Crispy on the outside, soft on the inside, imagawayakiis a popular Japanese dessert. Filled with a red bean paste, these sweet treats are delicious with a cup of green tea. In Japan, imagawayaki have been enjoyed for generations, making these a truly traditional snack. You’ll typically find them at festivals, in shopping centers, and at food stands near temples.
5. Takoyaki Corn Puffs
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An example of classic Osaka street food, takoyaki corn puffs are a savory snack. Street vendors make the puffs by pan-frying batter in a special pan. Each deep-fried puff has a small amount of octopus (tako) in the center and they’re usually drizzled with takoyaki sauce and a little mayonnaise. A combination of powdered seaweed, green onions, and dried bonito flakes give them plenty of flavor. You can now buy bags of takoyaki corn puffs in convenience stores, so they’re easy to find.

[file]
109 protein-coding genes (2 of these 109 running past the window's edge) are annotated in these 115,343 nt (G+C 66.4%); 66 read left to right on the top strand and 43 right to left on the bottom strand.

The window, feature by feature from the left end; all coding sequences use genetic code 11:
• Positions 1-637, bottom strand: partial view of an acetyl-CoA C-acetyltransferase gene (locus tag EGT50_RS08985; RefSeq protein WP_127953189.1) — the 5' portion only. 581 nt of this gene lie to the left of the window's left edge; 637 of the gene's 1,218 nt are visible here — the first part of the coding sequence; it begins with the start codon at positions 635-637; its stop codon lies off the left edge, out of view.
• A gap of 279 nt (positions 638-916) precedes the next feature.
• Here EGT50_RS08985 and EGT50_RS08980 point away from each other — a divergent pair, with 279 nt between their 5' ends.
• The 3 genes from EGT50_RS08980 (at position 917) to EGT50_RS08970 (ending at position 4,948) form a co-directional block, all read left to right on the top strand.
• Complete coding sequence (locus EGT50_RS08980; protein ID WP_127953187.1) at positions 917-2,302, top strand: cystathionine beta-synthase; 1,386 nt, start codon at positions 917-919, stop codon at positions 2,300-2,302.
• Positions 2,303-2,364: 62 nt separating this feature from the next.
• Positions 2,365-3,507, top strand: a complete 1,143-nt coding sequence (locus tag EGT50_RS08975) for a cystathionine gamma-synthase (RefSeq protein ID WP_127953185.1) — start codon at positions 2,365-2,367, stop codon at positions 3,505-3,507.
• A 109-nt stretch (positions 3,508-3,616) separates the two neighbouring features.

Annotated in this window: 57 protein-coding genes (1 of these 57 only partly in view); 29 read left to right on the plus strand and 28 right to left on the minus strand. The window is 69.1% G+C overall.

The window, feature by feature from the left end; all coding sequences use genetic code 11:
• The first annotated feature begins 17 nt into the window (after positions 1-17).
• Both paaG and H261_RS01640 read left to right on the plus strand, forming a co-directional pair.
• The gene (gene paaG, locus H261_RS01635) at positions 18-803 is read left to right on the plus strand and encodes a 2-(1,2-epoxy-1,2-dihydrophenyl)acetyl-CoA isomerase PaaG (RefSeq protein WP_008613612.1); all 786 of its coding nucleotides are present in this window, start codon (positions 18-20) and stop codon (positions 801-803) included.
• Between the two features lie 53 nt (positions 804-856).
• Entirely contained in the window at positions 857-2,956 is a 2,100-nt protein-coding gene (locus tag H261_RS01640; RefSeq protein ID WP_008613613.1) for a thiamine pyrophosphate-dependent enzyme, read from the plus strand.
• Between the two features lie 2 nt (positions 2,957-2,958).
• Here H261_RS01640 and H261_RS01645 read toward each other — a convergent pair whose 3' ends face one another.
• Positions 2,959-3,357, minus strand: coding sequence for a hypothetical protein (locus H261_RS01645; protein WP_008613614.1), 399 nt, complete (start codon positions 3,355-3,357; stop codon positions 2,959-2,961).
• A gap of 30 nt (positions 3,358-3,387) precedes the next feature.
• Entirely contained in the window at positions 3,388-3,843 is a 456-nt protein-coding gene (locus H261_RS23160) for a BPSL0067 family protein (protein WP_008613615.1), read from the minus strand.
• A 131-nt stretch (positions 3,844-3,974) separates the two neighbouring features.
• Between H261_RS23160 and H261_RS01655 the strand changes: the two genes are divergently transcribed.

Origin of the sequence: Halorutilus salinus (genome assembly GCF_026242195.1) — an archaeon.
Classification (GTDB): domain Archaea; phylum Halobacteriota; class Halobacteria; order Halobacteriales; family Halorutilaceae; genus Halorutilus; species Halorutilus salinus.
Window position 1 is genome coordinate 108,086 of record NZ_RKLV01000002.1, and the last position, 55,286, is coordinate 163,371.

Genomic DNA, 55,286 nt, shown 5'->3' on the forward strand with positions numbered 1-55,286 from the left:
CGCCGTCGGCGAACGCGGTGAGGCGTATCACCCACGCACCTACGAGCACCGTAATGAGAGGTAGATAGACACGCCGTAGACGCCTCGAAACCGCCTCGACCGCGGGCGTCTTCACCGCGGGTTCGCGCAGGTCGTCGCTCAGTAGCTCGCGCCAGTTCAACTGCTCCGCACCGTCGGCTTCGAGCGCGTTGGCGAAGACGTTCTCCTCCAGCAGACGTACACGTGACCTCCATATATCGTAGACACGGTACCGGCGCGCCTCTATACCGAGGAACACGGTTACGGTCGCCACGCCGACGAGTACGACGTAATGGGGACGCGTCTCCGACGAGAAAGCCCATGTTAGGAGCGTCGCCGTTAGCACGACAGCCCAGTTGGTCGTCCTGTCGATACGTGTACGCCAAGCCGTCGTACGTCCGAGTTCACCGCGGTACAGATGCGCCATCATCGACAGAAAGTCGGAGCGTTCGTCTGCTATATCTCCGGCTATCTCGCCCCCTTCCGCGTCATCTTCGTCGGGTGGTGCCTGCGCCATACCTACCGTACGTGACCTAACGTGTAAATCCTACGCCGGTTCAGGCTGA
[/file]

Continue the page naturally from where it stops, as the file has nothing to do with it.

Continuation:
A popular Japanese sweet snack, daifuku is a type of mochi. With a filling of red or white bean paste, these treats come in lots of varieties and are common throughout Japan.
7. Choco Bananas
Choco bananas are a simple, but popular, summer festival food in Japan. The bananas are coated in either a chocolate or strawberry mixture, before being dipped in colorful sprinkles.
8. Kinoko No Yama
Kinoko No Yama means “mushroom mountain” and these small, mushroom-shaped biscuits have become a popular snack in Japan. With a biscuit stem and a chocolate-covered top, these are a delicate treat. Although the biscuits are typically coated in chocolate, it’s possible to find them in other flavors.
A classic Japanese dessert, is usually found at traditional cafes and ryokan. Made from flour, yeast, and brown sugar, this sweet snack dates back to the Edo-era. As karinto is deep-fried, it has a burnt appearance and a crunchy texture. Although harder to find than other snacks on this list, karinto is worth trying if you’re a sweet-toothed visitor to Japan.